In the summer of 2009, after a long four year push in ministry, I said to Naomi (my wife) that I was going to go lay down and take a nap. Now, I love naps, but on this day in 2009 I hadn’t taken a nap in almost 5 years. It was around 2 o’clock in the afternoon when I lied down on my bed. With the windows open, a slight breeze moving across my body and the sound of birds chirping in the back ground, I fell asleep. The next thing I knew I was startled, it was now dark out and I assumed I had slept a few hours. As I arose and walked out to our living room, Naomi proceeded to tell me with concern in her eyes, that I had been asleep since yesterday. It was now the following day/evening. I had been asleep for nearly 30 hours. After years of non-stop toil, endless ministry demands and living without healthy limits, my body simply shut down.
This past week while reading How Full is Your Bucket? by Tom Rath and Donald O. Clifton I was drawn in by the illustration of a bucket and a dipper. Four years ago during this dark time of burnout, I was able to realize that I was giving and allowing more to take from me, then I was receiving. Ultimately, after years of imbalance, my bucket was simply empty. Rath and Clifton’s work has given me some new insights from a leadership perspective on how these exchanges within relationships take place. The following five strategies and outcomes are takeaways I have tried to practice throughout this past week.
Strategy One – Prevent Bucket Dipping… One of the areas in which I noticed this past week is that I to often allow bucket dippers to take significant amounts of water out of my bucket. In a desire to be present and care for these individuals I can often find myself in a state of depletion by the end of the day. Throughout this week I tightened my boundaries on the amount being drained and tried to balance the drain with exercise and rest. In the end, I felt healthier and there was much less dipping which occurred.
Strategy Two – Shine a Light on What Is Right… Our college is in the middle of multiple significant acquisitions of other schools. With so much change, employees can have the tendency to see the glaring negatives of the new acquisitions than the present positives. Throughout this past week I made a point to simply point out the positives in each situation. I could sense throughout the week, a fair amount of my co-workers seemed to have a more favorable response to the change.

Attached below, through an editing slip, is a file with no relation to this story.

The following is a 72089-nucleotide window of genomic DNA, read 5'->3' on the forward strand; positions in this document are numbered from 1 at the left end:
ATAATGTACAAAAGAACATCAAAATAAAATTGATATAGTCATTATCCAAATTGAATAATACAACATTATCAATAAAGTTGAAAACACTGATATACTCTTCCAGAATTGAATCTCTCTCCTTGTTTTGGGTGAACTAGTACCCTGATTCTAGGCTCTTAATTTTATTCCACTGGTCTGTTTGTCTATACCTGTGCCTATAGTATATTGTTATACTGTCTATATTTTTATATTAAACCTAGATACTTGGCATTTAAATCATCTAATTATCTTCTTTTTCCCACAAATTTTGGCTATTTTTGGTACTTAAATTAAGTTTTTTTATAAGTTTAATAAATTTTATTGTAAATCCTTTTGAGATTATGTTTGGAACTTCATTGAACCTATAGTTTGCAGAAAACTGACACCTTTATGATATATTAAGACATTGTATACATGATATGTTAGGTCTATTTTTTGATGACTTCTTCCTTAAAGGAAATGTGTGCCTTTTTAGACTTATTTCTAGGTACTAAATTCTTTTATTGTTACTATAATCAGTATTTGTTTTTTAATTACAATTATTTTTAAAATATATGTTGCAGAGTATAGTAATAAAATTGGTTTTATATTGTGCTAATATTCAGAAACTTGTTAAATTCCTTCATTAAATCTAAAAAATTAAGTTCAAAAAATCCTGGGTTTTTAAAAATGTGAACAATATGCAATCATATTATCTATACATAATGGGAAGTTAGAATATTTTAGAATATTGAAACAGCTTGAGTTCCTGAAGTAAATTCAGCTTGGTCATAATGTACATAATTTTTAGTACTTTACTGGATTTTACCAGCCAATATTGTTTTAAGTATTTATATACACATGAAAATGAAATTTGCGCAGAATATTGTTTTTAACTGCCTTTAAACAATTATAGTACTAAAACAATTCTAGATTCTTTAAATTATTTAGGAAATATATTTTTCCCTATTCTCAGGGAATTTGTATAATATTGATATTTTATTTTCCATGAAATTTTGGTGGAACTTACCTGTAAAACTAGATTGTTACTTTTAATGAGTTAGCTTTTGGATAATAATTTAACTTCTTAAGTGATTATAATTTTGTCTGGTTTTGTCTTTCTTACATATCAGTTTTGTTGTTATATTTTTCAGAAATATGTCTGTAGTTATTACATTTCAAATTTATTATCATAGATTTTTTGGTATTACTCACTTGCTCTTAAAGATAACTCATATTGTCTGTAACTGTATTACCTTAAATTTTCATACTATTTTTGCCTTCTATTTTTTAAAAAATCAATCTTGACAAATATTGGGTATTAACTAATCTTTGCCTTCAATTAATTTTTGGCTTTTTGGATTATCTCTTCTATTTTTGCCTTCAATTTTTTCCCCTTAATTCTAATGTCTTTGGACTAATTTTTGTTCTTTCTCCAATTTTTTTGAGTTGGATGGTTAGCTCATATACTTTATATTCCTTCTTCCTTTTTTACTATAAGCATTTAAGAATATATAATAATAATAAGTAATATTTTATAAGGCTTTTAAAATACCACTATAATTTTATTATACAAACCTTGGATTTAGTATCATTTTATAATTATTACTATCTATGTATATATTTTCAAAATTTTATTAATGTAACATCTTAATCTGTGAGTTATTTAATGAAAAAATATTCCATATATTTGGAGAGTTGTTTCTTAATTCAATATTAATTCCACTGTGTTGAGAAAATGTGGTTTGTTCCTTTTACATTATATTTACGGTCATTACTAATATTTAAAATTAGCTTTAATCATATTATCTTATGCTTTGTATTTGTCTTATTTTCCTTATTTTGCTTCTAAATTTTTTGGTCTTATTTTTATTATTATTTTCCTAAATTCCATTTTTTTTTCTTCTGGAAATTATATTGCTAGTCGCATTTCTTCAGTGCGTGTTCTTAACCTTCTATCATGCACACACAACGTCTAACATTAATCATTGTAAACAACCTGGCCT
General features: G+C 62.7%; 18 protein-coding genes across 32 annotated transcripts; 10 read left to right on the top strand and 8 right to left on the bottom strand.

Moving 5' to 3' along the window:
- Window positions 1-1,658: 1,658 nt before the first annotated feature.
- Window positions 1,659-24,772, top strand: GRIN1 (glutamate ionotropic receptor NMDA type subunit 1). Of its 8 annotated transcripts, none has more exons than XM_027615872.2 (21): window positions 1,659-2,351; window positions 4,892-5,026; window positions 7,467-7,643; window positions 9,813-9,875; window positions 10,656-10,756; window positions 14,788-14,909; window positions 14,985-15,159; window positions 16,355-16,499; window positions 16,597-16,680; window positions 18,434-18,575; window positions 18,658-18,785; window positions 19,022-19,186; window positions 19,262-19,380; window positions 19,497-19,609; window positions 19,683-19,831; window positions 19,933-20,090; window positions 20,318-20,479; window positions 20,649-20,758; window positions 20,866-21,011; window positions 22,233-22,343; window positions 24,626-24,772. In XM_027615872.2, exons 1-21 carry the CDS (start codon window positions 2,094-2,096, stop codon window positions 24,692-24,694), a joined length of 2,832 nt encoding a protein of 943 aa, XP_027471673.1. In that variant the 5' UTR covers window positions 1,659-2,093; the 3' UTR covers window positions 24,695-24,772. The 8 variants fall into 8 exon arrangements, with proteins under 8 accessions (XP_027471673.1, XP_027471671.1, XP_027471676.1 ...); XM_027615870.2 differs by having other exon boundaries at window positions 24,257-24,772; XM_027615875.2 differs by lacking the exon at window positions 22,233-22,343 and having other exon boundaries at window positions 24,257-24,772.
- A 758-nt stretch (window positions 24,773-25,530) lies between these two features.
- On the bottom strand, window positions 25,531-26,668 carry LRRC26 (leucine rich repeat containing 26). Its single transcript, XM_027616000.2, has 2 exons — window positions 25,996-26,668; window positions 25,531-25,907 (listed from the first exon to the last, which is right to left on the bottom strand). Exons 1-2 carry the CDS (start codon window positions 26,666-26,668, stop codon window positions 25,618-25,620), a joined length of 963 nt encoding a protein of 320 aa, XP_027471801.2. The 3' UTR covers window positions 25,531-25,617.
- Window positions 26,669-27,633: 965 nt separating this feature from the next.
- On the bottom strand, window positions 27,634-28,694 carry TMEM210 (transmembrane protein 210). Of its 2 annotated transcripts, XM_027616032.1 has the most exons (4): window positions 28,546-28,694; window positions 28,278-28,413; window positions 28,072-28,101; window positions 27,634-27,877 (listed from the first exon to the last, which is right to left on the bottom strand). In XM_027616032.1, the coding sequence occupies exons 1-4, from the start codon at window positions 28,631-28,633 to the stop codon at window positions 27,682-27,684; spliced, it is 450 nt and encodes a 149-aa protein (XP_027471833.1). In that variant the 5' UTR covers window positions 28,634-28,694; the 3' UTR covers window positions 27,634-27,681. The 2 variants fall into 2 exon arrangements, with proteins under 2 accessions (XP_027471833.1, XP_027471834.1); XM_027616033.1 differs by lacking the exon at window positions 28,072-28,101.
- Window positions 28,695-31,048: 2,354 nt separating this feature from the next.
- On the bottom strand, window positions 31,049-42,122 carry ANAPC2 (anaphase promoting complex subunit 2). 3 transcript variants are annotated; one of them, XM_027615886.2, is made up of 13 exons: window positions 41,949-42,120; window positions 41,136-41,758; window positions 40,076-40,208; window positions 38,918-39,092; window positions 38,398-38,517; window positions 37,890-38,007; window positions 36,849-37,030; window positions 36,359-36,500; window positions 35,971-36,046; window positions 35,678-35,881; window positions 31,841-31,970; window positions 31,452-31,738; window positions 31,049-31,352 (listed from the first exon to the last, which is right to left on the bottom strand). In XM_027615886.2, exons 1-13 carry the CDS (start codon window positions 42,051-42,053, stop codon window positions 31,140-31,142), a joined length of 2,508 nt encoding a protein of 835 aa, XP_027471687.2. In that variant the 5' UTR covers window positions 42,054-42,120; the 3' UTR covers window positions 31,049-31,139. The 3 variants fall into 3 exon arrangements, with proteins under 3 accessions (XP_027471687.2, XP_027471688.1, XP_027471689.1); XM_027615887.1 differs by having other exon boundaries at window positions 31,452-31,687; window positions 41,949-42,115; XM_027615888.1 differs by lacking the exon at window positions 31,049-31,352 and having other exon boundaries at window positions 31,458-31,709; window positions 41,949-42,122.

Strategy Three – Make Best Friends… This has been true for me over the past 8 years. I have had multiple “best” friends in my current role here at the college. With change in the air, it is essential I keep forging new relationships which will provide depth and security.
Strategy Four – Give Unexpectedly… This past week I sent four unexpected letters to students here at the school, simply telling them how significant they have become to me and how excited I am to see what God is doing in and through them. Each responded back to me the same day, conveying how deeply they were blessed.
Strategy Five – Reverse the Golden Rule… I love when people go out of their way to simply be present with me. Not wanting something, asking something, or taking, but rather to be present. Last night, I jumped in the car with Grace and Eli and drove a half hour to surprise my parents. We simply hung out for four hours. It was great!
Key to my previous burnout, sustainability, sabbath, rest and the ability to know “how much, is to much” became a saving wisdom. Rath’s illustration of a bucket and a dipper has helped secure an even deeper understanding through these five strategies I will use for the purpose of maintaining healthiness within my life and ministry.
I would rather be full then drained!